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Cheap Junk Food or Higher Priced Healthy Food=What’s the Cost?

Posted Sep 29 2008 4:10pm

The economy is difficult right now.  Times are tough.  Housing, gas and food are at an all-time high.  I have a client that gets her meals through a fast food drive thru taking advantage of their dollar menu.  She believes that it is cost-effective and a wise financial choice, however, is it a wise healthy choice?

When buying groceries, how much you spend depends on where you push the shopping cart.  Do you shop the perimeter of the supermarket?  The essentials of a healthy department are located outside of the processed foods up and down the center aisles.

With 75 cents in the produce aisle, you can purchase one serving of fruit such as an apple, a cup of strawberries or a cup of grapes. But that same 75 cents spent in the snack aisle will buy you three times as many servings: three granola bars, 12 Oreos or 25 potato chips.  And if you want to get the most calories for your money, stay near the junk food. Compared to the 400 calories provided by a candy bar, a dollar’s worth of a tomato will go as far as 18 calories.  Look at what 75 cents will get you as far as calories.  You get much more as far as calories.  However, what nutrition are you buying for that 75 cents in the snackaisle.

Because fruits and vegetables are generally more costly than snack foods, many people are having to choose whether to stretch their money on cheaper food and save money or eating healthfully. For those on a tight grocery budget, steering clear of higher-priced produce seems to makes sense.   It is hard to lose weight when junk food is so cheap.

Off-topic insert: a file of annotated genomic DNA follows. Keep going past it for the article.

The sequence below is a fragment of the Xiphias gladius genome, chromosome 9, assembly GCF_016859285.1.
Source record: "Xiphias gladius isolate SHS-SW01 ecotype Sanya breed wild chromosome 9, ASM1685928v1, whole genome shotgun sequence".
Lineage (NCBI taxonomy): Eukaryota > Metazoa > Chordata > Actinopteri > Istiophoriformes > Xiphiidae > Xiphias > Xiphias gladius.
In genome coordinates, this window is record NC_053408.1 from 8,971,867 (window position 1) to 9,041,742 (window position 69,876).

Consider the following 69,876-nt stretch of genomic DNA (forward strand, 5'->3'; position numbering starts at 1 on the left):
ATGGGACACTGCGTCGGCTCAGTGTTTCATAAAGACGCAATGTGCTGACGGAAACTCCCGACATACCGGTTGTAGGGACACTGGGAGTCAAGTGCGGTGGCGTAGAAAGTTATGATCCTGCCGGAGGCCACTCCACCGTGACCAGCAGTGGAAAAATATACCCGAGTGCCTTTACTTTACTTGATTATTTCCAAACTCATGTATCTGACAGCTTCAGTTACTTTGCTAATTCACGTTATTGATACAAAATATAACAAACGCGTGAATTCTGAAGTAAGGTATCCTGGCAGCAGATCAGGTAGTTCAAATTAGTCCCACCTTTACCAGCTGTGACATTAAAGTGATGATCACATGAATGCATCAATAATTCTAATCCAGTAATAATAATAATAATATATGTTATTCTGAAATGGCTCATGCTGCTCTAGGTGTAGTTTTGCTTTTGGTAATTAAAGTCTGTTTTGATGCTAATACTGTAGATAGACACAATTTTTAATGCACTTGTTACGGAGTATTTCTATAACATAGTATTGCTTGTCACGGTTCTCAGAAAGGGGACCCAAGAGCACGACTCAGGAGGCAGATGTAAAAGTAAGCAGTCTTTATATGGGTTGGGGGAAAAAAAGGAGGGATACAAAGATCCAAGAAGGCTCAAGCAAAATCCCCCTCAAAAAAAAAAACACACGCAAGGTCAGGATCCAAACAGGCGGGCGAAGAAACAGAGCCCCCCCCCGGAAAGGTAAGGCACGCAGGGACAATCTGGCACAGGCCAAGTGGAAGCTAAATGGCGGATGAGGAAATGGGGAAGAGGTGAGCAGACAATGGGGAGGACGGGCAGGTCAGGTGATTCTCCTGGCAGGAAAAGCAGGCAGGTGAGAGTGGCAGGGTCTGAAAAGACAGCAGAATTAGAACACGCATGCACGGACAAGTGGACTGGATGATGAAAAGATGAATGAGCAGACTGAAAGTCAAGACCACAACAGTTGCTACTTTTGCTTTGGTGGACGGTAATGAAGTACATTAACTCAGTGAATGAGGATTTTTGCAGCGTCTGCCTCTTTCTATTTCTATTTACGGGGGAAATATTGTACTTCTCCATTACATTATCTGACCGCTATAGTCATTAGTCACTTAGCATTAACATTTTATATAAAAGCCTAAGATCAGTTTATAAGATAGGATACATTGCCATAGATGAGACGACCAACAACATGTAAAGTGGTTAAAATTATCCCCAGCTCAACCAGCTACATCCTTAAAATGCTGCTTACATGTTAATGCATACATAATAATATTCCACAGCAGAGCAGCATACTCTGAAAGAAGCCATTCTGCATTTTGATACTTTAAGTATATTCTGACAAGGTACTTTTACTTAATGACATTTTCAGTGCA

But is spending grocery money on snack food cost-effective?  What is cheap?  Junk food buys ore calories but the are empty, void of nutrition calories.  You are paying for sugar, fat, and zero quality nutrition.

There are ways to eat healthy and feed your body without emptying your wallet.

* Stores have ads every week to get you in their store.  Use them!
* Buy fruits and vegetables that are in-season, more plentiful thus less in cost.
* Shop at Farmer’s Markets as they are usually more inexpensive than the grocery stores.
* While the convenience of bagged and pre-cut produce is nice, it is more expensive.  Do your own preparation and buy whole fruits and vegetables.
* Canned and frozen fruits and vegetables are less expensive than fresh.  If you don’t overcook, they will retain their nutritional benefits and last longer.
* Frozen produce offers more nutrition because it is picked and frozen almost immediately, rather than picked and transported.
* Buy meat in bulk and freeze what you don’t need right away.
* Purchase cheese in blocks and shred it yourself rather than buy pre-shredded bags.

The economy is at a tough time right now.  Lots of financial insecurity and jobs unsure of.  Don’t let your health or weight loss suffer or be compromised.  A place that people can try to make up costs is in food.  Maybe it is a good deal price-wise but it is a good deal health-wise?  A wise food choice is more than calories per buck.  Look at the nutrition you get and that is the best choice of all.

Believe In Yourself,
Cathy, CLC
Certified Life Coach, Weight Loss Surgery Coach
Certified Back On Track Facilitator


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